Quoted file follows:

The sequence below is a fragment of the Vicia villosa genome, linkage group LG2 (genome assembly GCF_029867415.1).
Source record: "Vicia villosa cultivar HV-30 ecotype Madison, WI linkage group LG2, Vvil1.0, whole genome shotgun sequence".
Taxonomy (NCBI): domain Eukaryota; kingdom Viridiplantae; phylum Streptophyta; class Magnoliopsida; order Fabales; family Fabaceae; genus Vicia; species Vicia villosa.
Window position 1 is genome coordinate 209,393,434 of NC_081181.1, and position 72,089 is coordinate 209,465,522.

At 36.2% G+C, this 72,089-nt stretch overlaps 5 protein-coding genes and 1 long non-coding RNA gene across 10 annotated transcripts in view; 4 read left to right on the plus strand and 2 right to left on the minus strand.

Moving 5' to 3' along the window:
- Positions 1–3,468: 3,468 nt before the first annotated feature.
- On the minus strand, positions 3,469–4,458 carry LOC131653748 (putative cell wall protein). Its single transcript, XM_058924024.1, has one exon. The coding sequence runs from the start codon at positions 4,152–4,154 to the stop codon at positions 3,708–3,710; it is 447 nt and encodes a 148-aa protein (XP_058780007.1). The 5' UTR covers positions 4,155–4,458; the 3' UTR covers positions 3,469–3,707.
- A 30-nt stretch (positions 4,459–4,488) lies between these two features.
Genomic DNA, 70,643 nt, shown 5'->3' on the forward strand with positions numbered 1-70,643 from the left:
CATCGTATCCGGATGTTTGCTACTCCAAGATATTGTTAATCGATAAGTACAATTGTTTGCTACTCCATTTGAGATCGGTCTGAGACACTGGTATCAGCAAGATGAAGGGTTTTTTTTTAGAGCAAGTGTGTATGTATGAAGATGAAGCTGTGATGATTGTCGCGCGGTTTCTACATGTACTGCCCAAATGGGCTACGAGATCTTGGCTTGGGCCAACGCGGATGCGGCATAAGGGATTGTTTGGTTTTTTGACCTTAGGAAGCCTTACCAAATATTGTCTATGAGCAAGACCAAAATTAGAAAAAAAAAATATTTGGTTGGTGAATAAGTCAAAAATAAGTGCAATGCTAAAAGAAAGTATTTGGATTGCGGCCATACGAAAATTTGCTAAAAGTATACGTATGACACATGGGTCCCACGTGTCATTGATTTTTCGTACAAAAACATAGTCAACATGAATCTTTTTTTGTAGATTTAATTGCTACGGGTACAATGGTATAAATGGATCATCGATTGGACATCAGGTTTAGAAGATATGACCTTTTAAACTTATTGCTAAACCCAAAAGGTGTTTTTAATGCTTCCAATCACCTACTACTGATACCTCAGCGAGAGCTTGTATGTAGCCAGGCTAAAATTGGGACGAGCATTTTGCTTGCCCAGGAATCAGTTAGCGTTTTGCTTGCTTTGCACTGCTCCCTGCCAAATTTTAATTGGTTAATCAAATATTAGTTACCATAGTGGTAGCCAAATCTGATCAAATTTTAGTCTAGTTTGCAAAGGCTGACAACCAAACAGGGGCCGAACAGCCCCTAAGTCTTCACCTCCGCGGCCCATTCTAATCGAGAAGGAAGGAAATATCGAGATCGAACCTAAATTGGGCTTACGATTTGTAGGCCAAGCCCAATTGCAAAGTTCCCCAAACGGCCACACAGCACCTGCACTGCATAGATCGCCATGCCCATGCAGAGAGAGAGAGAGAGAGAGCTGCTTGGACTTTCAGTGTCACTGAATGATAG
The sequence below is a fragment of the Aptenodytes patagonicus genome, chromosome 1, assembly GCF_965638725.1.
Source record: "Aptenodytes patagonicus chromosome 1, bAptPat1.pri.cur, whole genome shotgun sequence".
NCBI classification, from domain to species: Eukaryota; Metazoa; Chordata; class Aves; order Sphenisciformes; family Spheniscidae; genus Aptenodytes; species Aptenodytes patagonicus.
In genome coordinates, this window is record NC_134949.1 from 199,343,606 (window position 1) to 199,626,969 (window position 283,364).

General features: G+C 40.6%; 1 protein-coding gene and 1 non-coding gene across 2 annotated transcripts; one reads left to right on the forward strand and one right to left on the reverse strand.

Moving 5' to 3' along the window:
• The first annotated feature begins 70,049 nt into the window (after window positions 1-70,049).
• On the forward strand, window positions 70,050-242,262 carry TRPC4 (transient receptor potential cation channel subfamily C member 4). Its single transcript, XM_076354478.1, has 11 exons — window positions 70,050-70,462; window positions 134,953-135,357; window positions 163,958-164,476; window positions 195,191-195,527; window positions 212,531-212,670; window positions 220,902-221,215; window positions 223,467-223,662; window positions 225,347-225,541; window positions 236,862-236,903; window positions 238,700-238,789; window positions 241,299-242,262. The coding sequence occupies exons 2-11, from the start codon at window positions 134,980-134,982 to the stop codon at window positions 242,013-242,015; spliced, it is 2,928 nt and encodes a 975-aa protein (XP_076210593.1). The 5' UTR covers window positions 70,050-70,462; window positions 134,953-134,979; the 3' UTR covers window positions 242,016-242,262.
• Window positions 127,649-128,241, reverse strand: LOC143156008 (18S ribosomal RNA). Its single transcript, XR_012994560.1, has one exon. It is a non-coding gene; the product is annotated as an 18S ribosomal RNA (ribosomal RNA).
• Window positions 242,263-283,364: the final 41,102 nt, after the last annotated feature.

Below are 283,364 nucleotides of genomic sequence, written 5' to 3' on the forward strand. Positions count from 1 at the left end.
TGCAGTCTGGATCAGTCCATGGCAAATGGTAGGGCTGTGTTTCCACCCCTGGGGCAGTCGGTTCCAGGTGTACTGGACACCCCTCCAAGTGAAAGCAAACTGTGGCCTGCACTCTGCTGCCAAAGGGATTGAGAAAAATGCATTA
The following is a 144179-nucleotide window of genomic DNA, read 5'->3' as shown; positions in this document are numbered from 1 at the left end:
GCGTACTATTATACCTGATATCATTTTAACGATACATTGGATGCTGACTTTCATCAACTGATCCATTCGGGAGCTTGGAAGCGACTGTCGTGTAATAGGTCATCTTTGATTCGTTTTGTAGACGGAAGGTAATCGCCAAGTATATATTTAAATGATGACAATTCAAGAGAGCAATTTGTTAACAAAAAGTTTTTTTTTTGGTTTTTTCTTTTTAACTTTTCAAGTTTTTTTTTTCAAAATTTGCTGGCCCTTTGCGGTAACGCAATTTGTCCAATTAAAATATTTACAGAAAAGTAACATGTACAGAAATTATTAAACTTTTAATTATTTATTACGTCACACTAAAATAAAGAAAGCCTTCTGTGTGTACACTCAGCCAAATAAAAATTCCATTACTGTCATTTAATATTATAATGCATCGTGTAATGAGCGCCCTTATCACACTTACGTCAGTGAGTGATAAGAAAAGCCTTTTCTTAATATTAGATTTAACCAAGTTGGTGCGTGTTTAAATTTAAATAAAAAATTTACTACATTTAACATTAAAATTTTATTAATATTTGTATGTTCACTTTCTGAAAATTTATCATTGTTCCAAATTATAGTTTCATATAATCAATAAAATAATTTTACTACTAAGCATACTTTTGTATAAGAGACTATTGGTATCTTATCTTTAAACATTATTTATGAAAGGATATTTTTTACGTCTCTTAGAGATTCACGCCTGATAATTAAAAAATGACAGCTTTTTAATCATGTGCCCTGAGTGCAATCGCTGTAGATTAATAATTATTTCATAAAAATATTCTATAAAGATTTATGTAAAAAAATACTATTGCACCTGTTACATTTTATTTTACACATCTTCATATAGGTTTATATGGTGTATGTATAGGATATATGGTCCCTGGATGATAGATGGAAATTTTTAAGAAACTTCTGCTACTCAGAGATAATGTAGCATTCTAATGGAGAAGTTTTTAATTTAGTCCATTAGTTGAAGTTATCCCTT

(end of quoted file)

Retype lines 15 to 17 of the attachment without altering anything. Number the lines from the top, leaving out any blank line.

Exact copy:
In genome coordinates, this window is record NC_134949.1 from 199,343,606 (window position 1) to 199,626,969 (window position 283,364).

General features: G+C 40.6%; 1 protein-coding gene and 1 non-coding gene across 2 annotated transcripts; one reads left to right on the forward strand and one right to left on the reverse strand.

Moving 5' to 3' along the window: